Christophe Honoré's latest film stars some of the greatest actors in contemporary France. Beloved features Catherine Deneuve, who appears alongside her real-life daughter, Chiara Mastroianni, as well as Ludivine Sagnier, who is best-known for her work in François Ozon's racy film Swimming Pool. Make no mistake -- Beloved is about women, although the men are no slouches: Milos Forman, Louis Garrel, Paul Schneider, Michel Delpech and Rasha Bukvic round out the main cast. But Honoré's focus is about love and loss, specifically for the multifaceted and often mysterious female characters we see on screen. We had the opportunity to sit down with the filmmaker to discuss his life and work in order to find out more about his motivations. Scroll down for images.
You’ve recently co-written ‘Let My People Go.’ How did you get involved with this project?
It’s actually really simple. I give some courses at Fémis, which is the film school, and I was the godfather for Mikael Buch, who was the filmmaker. When he was going to graduate, he let me read a screenplay he was going to do after graduation, and I said ‘You’re not in school anymore, you have to stop doing shorts. You have to do a full-length feature.’ He was pretty nervous, but I encouraged him and helped him find a producer.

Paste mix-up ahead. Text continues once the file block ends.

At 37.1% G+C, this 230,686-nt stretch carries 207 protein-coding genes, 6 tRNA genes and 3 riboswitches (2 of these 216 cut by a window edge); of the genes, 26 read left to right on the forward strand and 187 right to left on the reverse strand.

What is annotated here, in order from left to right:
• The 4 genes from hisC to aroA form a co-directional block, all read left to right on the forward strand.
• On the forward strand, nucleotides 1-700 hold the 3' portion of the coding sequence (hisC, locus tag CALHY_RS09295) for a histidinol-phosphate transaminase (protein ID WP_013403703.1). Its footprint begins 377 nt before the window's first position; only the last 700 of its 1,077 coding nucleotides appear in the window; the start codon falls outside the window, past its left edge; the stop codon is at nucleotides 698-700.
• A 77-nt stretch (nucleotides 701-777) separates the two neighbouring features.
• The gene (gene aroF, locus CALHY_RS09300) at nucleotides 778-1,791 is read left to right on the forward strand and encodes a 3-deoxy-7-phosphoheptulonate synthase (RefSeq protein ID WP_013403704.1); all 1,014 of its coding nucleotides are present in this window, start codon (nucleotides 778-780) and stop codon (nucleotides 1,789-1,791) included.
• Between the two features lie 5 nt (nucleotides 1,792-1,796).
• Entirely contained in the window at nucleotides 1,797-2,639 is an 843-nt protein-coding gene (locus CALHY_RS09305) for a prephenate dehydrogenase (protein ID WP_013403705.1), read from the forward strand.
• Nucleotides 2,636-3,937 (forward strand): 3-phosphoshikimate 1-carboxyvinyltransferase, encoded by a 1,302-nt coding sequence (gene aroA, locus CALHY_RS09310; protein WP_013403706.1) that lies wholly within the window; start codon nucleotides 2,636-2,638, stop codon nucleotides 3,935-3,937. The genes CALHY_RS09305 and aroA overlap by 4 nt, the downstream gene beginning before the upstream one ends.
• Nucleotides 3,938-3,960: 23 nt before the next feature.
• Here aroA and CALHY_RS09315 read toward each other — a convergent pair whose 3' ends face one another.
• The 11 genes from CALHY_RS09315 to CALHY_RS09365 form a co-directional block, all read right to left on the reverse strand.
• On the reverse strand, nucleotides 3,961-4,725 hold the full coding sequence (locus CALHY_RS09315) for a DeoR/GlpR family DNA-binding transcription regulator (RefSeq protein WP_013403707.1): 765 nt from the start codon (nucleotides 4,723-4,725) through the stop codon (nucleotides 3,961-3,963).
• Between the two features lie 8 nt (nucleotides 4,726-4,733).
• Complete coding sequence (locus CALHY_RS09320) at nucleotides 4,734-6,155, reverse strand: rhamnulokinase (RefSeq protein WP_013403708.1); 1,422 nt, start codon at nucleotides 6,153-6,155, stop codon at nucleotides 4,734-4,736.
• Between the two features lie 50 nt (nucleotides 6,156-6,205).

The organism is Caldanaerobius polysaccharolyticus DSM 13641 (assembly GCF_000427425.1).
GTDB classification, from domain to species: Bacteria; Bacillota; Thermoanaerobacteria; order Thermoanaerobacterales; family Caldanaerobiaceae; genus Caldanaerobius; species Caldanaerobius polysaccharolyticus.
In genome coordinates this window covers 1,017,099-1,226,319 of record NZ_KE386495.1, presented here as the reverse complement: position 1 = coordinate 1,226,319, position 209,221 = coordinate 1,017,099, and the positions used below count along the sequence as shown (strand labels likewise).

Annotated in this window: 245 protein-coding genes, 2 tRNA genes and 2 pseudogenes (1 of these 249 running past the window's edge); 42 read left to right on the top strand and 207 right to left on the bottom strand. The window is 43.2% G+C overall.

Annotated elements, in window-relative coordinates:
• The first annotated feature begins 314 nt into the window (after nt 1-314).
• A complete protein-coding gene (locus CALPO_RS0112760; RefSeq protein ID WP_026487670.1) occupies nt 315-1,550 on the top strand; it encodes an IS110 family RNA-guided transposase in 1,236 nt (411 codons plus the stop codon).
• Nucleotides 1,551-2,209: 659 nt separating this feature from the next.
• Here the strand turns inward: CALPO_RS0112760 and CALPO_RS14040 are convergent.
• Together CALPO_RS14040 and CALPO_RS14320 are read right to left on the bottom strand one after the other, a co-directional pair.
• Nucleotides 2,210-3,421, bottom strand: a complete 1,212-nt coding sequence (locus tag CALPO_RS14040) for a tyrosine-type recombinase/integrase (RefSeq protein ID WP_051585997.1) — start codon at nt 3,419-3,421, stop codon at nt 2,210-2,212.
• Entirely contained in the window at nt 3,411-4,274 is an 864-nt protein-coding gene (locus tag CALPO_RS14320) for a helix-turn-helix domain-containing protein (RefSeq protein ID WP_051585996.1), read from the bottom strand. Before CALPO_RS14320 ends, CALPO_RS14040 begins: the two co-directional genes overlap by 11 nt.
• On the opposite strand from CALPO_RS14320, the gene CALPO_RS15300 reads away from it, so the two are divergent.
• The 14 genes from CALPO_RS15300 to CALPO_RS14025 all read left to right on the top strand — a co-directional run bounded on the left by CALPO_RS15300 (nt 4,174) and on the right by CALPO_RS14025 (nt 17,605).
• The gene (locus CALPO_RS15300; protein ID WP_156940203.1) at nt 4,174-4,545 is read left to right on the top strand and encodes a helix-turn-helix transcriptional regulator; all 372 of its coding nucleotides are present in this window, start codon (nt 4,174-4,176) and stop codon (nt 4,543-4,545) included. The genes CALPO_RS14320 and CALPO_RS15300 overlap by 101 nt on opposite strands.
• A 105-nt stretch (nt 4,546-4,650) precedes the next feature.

Did anyone serve as that same inspiration for you?
Unfortunately not. I wasn’t in a school. When I arrived in Paris, I didn’t know anybody. I was lucky because I sent a letter with an article to Cahiers du Cinema, and they offered me a writing position very quickly. But it’s true that I never had a godfather.
Anybody I would’ve liked to have as a godfather, whether in filmmaking or in literature, by the time I got to Paris they were dead. Because it was the generation that was wiped out by AIDS. It’s true –- all the people I admired as an adolescent from an artistic standpoint and in the way they lived their homosexuality –- whether it was writers like Hervé Guibert, or filmmakers like Jacques Demy, or Serge Daney, the cinema critic – I got to Paris and they were already dead. I think what definitely had a big impact on how I write and make my movies is the fact that I was never able to meet any of my idols. I think there’s several of us who are gay, where we never had the chance to pick up the relay. In fact, I looked to retrieve the baton from the New Wave. There was this empty space so I reached to the generation one notch further back.
I think that’s a subject that I was not able to treat in Beloved, and that’s this generation. There have been films about AIDS but they’ve been more about the victims and the disease, but not about the fact that there was a severing, an emptiness that was created, and a cut on an artistic level and in all of the disciplines -– whether it’s photography, whether it’s painting, whatever, that there was this break that was created by this crisis.
You do confront this in Beloved, in a sense, with Henderson (Paul Schneider’s character)…
Maybe from an allegorical point of view, I do touch on it, in the sense that that character cannot have a relationship. It’s impossible for him to have a relationship, and in a way that touches on the fact that it’s impossible to have a relationship with these people who are missing.